Bernanke isn’t ready to taper quite yet. He said after a speech in Massachusetts that “highly accommodative” monetary policy was necessary in the immediate future. The dovish comments sent Asian markets higher, but minutes released from the most recent Fed meeting showed that around half the committee advocated cutting off the bank’s $85 billion monthly stimulus spending by the end of the year.

Some answers on the Quebec rail disaster. The head of a company that operated a runaway train filled with oil that killed up to 50 people in an explosion apologized for the incident and said the most likely cause was an improper use of handbrakes. The engineer who set the brakes has been suspended without pay.

American retailers’ watered-down proposal for Bangladesh factories. 17 North American retailers including Walmart and Gap unveiled a five-year worker safety plan that included annual factory inspections and a $42 million fund. They had deemed a European plan, announced on Monday, too binding.

Smithfield’s CEO tried to set the record straight. Larry Pope appeared in front of a senate committee to answer questions about the US pork producer’s takeover by China’s Shuanghui International. Some lawmakers are concerned that the largest Chinese takeover of a US company would set a precedent, threatening US jobs and food security.

Yum! Brands wasn’t so tasty in China. The owner of KFC, Taco Bell and Pizza Hut reported a 15% drop in second quarter earnings (paywall) as food scares in its large Chinese market took a toll on sales, making the promise of other markets like India look ever more alluring.

Australian jobs stats weren’t great. Unemployment climbed to 5.7% in June, above analyst expectations. The number of full-time jobs decreased, as more people found part-time work instead.

Quartz obsession interlude

Gwynn Guilford on why China’s slowdown could be great for the US. “It’s unlikely any global player will emerge with the voracious appetite for US Treasurys that China has had. But that might be fine. Why? Because America might need to borrow less. And that means it will need fewer borrowers of its debt.” Read more here.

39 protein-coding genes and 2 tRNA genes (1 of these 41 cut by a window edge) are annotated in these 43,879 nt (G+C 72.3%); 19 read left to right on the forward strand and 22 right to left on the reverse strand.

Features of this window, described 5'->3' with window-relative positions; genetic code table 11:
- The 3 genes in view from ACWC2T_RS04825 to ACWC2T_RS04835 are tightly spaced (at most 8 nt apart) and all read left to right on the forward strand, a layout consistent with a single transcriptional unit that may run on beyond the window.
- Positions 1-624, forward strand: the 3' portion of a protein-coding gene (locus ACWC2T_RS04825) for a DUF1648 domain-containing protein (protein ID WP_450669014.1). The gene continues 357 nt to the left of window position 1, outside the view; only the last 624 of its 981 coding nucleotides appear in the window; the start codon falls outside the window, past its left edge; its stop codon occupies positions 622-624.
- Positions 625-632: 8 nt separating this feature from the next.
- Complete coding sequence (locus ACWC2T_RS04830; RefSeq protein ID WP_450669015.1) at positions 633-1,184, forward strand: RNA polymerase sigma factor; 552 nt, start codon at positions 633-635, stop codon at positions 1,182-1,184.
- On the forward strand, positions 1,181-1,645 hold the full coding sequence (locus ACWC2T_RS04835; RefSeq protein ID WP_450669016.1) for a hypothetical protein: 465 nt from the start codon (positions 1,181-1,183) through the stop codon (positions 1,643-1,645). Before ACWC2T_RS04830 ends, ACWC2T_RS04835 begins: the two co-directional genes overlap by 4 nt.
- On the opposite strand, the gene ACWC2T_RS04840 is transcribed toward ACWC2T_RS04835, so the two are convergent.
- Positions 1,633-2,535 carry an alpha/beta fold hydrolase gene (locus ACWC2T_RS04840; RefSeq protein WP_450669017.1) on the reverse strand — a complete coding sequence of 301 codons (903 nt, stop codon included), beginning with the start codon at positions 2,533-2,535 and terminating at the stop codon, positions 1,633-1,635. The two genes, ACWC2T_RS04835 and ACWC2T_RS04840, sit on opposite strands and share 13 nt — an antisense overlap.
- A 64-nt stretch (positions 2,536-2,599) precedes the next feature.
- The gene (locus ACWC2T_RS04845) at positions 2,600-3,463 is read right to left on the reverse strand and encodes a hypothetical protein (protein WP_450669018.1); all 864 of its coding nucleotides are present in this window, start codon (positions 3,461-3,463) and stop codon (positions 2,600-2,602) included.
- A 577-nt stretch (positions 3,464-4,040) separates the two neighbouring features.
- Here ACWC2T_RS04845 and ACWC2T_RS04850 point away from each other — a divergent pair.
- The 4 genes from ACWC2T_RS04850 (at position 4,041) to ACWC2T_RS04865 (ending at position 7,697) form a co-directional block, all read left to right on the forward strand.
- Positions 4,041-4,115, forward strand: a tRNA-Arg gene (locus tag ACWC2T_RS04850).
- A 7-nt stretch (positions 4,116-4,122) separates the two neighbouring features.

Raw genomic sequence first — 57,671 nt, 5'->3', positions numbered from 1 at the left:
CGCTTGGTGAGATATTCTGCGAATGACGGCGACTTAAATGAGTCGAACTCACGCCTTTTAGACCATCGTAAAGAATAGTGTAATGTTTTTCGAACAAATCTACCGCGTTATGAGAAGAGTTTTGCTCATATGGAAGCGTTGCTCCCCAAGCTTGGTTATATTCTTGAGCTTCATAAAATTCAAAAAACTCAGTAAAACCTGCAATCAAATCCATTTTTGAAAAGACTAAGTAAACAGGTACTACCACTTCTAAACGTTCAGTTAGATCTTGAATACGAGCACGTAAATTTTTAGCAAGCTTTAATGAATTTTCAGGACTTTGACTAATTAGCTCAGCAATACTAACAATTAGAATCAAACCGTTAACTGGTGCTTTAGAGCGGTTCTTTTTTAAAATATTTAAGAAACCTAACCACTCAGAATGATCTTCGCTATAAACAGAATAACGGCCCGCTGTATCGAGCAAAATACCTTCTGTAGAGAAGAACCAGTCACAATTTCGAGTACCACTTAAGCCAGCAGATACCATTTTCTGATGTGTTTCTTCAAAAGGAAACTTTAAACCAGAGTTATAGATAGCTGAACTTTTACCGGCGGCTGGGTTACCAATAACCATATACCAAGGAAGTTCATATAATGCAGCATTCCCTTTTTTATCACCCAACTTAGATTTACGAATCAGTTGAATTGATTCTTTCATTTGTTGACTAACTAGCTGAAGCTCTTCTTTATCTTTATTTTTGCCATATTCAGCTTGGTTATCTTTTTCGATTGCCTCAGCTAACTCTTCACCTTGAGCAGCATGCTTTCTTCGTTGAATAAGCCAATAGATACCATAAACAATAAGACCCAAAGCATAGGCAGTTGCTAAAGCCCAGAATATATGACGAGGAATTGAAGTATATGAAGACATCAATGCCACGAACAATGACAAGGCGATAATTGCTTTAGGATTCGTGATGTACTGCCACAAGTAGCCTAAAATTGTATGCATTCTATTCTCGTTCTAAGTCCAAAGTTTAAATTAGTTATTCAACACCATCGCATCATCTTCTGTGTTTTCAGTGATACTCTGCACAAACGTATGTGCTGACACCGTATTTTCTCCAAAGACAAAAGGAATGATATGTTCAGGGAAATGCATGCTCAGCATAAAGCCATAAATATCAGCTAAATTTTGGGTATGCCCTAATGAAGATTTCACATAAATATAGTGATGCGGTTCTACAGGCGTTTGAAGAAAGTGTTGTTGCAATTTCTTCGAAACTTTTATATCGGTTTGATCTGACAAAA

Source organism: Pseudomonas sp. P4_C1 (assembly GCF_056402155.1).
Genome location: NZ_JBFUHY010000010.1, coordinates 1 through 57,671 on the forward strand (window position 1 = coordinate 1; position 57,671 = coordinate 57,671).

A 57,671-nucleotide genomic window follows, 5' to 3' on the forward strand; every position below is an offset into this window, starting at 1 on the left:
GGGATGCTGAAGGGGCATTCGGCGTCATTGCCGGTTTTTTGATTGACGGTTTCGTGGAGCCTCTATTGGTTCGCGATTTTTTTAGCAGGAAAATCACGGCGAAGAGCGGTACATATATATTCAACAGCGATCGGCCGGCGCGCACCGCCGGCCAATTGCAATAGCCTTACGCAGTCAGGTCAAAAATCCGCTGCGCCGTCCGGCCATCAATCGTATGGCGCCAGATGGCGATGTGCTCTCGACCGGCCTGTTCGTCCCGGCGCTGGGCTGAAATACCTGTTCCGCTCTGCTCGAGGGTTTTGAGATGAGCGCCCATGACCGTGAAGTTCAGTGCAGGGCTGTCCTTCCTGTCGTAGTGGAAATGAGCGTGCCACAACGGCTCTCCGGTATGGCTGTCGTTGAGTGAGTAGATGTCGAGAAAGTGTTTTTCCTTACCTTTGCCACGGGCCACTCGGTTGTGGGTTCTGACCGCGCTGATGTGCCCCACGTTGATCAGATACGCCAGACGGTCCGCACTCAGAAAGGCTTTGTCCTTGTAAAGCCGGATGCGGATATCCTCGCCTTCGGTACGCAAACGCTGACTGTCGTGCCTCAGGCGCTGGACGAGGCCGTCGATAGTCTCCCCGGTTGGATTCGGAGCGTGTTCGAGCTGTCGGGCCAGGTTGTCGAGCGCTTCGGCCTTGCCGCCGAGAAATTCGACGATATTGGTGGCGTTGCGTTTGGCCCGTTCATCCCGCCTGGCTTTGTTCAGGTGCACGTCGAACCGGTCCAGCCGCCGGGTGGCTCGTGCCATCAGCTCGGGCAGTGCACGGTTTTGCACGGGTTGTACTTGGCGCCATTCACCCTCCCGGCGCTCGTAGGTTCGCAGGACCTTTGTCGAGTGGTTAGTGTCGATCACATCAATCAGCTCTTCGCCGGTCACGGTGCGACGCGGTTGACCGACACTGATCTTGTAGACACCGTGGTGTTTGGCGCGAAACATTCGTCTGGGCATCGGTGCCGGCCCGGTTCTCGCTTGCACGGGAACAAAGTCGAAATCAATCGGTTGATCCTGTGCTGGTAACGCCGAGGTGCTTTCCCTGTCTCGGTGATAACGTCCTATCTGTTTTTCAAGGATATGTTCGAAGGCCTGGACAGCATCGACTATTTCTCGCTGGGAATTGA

Matters of debate

US immigration reform can still get past the opposition. But only by removing the crucial path to citizenship.

Energy prices shouldn’t be rising so fast. It’s traders who are pushing them up.

Minimum wages should be tied to average hourly wages. It’ll help the lowest earners reap the benefits of rising productivity.

Fighting terror will get trickier. As the US scales back in the “war on terror,” al-Qaeda and its mutations have decentralized and spread.

Round tables are the best way to boost collaboration at work. Those who sit in angular arrangements are likely to be more self-centered.

Surprising discoveries

90 is the new 80. A new study shows that those born in 1915 are more likely to live longer and have better mental faculties than those born a decade earlier.

ADHD drugs don’t boost grades. The drugs improve attention, focus and self-control, but don’t translate to academic success.

Our solar system has a tail. It’s 8 billion miles long and looks like this.

A Polish startup claims to predict soccer games with 90% accuracy. Next goal: predicting the scoreline.

These worms can regrow their decapitated heads.  And stranger still, their memories too.

Our best wishes for a productive day. Please send any news, comments, collaboration-boosting furniture and regrown memories to hi@qz.com. You can follow us on Twitter here for updates during the day.

You’re getting the Europe and Africa edition of the Quartz Daily Brief. To change your region, click here. We’d also love it if you shared this email with your friends. They can sign up for free here.